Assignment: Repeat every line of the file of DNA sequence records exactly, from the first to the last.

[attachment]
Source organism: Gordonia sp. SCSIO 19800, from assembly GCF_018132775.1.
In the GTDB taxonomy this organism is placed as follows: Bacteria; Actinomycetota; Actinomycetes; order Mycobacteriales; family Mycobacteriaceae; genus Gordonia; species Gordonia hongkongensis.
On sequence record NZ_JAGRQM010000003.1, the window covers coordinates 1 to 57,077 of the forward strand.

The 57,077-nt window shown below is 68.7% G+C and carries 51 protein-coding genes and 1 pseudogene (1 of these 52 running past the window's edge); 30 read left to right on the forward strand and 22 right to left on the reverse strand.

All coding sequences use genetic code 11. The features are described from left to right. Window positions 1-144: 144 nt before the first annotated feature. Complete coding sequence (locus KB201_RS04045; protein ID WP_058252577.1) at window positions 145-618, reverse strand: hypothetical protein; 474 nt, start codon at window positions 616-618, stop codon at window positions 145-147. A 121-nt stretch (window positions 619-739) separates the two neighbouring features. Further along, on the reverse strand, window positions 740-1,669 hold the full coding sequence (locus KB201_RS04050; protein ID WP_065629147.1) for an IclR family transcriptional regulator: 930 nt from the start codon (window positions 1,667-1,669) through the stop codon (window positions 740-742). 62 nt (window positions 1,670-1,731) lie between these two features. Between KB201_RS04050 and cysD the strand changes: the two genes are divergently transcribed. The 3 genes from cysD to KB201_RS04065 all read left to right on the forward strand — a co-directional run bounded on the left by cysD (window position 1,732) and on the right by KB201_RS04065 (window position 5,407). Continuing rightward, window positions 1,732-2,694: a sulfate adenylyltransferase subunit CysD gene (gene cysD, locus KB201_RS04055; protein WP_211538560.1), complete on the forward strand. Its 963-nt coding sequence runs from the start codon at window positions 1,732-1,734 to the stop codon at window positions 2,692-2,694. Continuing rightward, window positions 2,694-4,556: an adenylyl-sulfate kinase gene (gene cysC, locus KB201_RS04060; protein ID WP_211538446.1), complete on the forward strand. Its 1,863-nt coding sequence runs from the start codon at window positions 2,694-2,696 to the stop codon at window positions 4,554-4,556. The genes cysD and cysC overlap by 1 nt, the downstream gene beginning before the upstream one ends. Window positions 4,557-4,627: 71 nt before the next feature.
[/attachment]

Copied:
Source organism: Gordonia sp. SCSIO 19800, from assembly GCF_018132775.1.
In the GTDB taxonomy this organism is placed as follows: Bacteria; Actinomycetota; Actinomycetes; order Mycobacteriales; family Mycobacteriaceae; genus Gordonia; species Gordonia hongkongensis.
On sequence record NZ_JAGRQM010000003.1, the window covers coordinates 1 to 57,077 of the forward strand.

The 57,077-nt window shown below is 68.7% G+C and carries 51 protein-coding genes and 1 pseudogene (1 of these 52 running past the window's edge); 30 read left to right on the forward strand and 22 right to left on the reverse strand.

All coding sequences use genetic code 11. The features are described from left to right. Window positions 1-144: 144 nt before the first annotated feature. Complete coding sequence (locus KB201_RS04045; protein ID WP_058252577.1) at window positions 145-618, reverse strand: hypothetical protein; 474 nt, start codon at window positions 616-618, stop codon at window positions 145-147. A 121-nt stretch (window positions 619-739) separates the two neighbouring features. Further along, on the reverse strand, window positions 740-1,669 hold the full coding sequence (locus KB201_RS04050; protein ID WP_065629147.1) for an IclR family transcriptional regulator: 930 nt from the start codon (window positions 1,667-1,669) through the stop codon (window positions 740-742). 62 nt (window positions 1,670-1,731) lie between these two features. Between KB201_RS04050 and cysD the strand changes: the two genes are divergently transcribed. The 3 genes from cysD to KB201_RS04065 all read left to right on the forward strand — a co-directional run bounded on the left by cysD (window position 1,732) and on the right by KB201_RS04065 (window position 5,407). Continuing rightward, window positions 1,732-2,694: a sulfate adenylyltransferase subunit CysD gene (gene cysD, locus KB201_RS04055; protein WP_211538560.1), complete on the forward strand. Its 963-nt coding sequence runs from the start codon at window positions 1,732-1,734 to the stop codon at window positions 2,692-2,694. Continuing rightward, window positions 2,694-4,556: an adenylyl-sulfate kinase gene (gene cysC, locus KB201_RS04060; protein ID WP_211538446.1), complete on the forward strand. Its 1,863-nt coding sequence runs from the start codon at window positions 2,694-2,696 to the stop codon at window positions 4,554-4,556. The genes cysD and cysC overlap by 1 nt, the downstream gene beginning before the upstream one ends. Window positions 4,557-4,627: 71 nt before the next feature.